Archive for July, 2013


Orson Scott Card’s anti-gay marriage sentiments have returned to the SF spotlight with Harrison Ford’s comments while promoting the film adaptation at Comic Con San Diego. One proposed reaction from the LGBT community is to boycott the movie upon release, which is perfectly acceptable as long as emotions don’t spill over into the questionable extremes of restricting Card’s freedom of speech. SF has always been a diverse mess of conflicting ideas, theories and moral standpoints which, it has to be said, imbues its vitality as a literary form. Better perhaps to critique the film and then sit down with copy of Nova by Sammuel R Delany before deciding your personal stance on the controversy.

Meanwhile within the scientific community a similar debate has kicked off over the recent pardoning of Alan Turing. Overturning his conviction for gross indecency does show a shift in public and political thinking within the UK, however it does little to address the horrific treatment Turing had to endure at the end of his brief and brilliant life. There remains the on-going issue of the additional 49,000 gay men – all now deceased – who were also convicted under the 1885 Criminal Law Amendment Act.


It’s encouraging to see Reaction Engines putting UK space flight back on the international news wire. Recent tests of their SABRE thrusters have generated a swathe of publicity, sparking a much needed injection of cash from the British government. When propelling Skylon – the single stage to orbit vehicle pictured above – up to MACH 5, these revolutionary hybrid engines will lift payloads of up to 15 tonnes into a low Earth orbit (approximately 300km).

The previous UK space program, Black Arrow, was axed in 1971, so it’s a timely return to the limelight – especially amid stories of heavy-handed tactics from DARPA attempting to stall the device’s development. Undeterred, Reaction Engines are pushing a good number of promotional materials out into the public domain, all suitably evocative of Gerry Anderson’s creations – that ominous black fuselage is just crying out for someone to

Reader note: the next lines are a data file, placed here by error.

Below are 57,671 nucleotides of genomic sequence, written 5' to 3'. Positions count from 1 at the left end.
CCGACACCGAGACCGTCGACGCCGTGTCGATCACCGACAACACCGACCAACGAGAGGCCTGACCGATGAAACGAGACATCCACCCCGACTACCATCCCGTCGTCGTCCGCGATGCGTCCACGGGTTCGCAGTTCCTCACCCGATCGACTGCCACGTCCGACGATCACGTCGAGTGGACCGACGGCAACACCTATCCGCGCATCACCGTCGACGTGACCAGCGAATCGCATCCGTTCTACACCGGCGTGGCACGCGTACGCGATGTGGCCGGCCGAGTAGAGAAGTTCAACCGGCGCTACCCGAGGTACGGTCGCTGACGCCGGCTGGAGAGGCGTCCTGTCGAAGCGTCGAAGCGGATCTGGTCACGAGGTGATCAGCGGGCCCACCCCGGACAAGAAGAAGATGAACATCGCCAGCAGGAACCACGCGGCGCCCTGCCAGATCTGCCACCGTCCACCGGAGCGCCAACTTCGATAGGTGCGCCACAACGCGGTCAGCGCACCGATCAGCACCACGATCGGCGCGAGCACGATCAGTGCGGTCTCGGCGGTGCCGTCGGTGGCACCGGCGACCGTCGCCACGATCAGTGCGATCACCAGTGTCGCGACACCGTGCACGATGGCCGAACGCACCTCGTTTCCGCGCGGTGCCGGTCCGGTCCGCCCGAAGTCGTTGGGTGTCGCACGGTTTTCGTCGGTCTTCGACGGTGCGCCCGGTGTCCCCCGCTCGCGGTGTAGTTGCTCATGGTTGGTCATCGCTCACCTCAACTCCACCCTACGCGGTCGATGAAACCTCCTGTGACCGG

paint a massive 7 across it. It’s also reminiscent of the very British ‘Prometheus’ in Stephen Baxter’s dimension hopping Moon Six. So then, with this – alongside Richard Branson’s Virgin Galactic – it seems as if the sky may no longer be the limit to UK astronautic interests.

Our Friend the Atom

Once, in my pre-teens, I ended up standing on the reactor head of a nuclear power station. As part of the tour, I was given a bright, bold pamphlet with cartoon caricatures depicting Messrs Proton, Neutron and Electron. Atomic science as a child-friendly bridge to an optimistic future. While not as striking as the Disney film/book version above, the desired outcome – the sanitisation of Einstein’s monsters – was identical.

Skip forward several years and the historical revisionism of Erich von Daniken – i.e. alien visitors kick-starting human development – received similar simplification in its own comic book series. Adapted in its original German by Michael Heron, and delightfully illustrated by Boguslaw Polch, it was published in a large, paperback format between 1978 and 1979.

The theme of extra-terrestrial intervention remains a familiar one, and John Sisson – over at his excellent homage to space age ephemera – has posted a kids fast food menu that condenses and explains the plot of 2001: A Space Odyssey. (Do peruse his site for further articles of what I’m referring to here.)

And for those of you who want more contemporary examples of sweeping futurist ideas encapsulated into targeted and digestible packages, look no further than Pixar’s Wal-E. Thankfully, Eric Tan has saved us the trouble of actually watching the film again – not that it’s a chore in any way, shape or form – by condensing the implicit messages further still. His beautiful propaganda posters hark back to a by-gone era where the bill board held a greater sway in mass communication.

It seems that such self-referential pastiches are the only outlet for old-school, blunt messaging in the plurality of the information age. Then again, that doesn’t appear to be a deterrent for some space cadets.